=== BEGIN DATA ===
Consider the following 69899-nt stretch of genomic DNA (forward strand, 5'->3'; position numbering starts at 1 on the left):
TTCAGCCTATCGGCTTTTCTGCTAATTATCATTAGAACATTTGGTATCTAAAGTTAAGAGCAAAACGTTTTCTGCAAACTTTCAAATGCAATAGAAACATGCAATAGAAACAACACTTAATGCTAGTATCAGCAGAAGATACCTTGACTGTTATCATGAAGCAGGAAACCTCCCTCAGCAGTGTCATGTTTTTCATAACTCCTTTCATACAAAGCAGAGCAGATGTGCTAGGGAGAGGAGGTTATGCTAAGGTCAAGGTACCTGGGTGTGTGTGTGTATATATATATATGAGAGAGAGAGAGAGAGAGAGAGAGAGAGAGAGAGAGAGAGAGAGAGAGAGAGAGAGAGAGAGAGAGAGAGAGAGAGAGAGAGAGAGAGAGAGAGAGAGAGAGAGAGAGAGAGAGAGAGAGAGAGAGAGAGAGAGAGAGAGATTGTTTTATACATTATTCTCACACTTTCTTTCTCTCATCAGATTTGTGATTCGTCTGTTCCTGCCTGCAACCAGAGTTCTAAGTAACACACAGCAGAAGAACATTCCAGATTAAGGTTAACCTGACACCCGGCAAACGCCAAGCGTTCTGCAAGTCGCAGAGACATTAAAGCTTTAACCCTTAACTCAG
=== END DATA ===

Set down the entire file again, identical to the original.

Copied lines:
Consider the following 69899-nt stretch of genomic DNA (forward strand, 5'->3'; position numbering starts at 1 on the left):
TTCAGCCTATCGGCTTTTCTGCTAATTATCATTAGAACATTTGGTATCTAAAGTTAAGAGCAAAACGTTTTCTGCAAACTTTCAAATGCAATAGAAACATGCAATAGAAACAACACTTAATGCTAGTATCAGCAGAAGATACCTTGACTGTTATCATGAAGCAGGAAACCTCCCTCAGCAGTGTCATGTTTTTCATAACTCCTTTCATACAAAGCAGAGCAGATGTGCTAGGGAGAGGAGGTTATGCTAAGGTCAAGGTACCTGGGTGTGTGTGTGTATATATATATATGAGAGAGAGAGAGAGAGAGAGAGAGAGAGAGAGAGAGAGAGAGAGAGAGAGAGAGAGAGAGAGAGAGAGAGAGAGAGAGAGAGAGAGAGAGAGAGAGAGAGAGAGAGAGAGAGAGAGAGAGAGAGAGAGAGAGAGAGAGAGATTGTTTTATACATTATTCTCACACTTTCTTTCTCTCATCAGATTTGTGATTCGTCTGTTCCTGCCTGCAACCAGAGTTCTAAGTAACACACAGCAGAAGAACATTCCAGATTAAGGTTAACCTGACACCCGGCAAACGCCAAGCGTTCTGCAAGTCGCAGAGACATTAAAGCTTTAACCCTTAACTCAG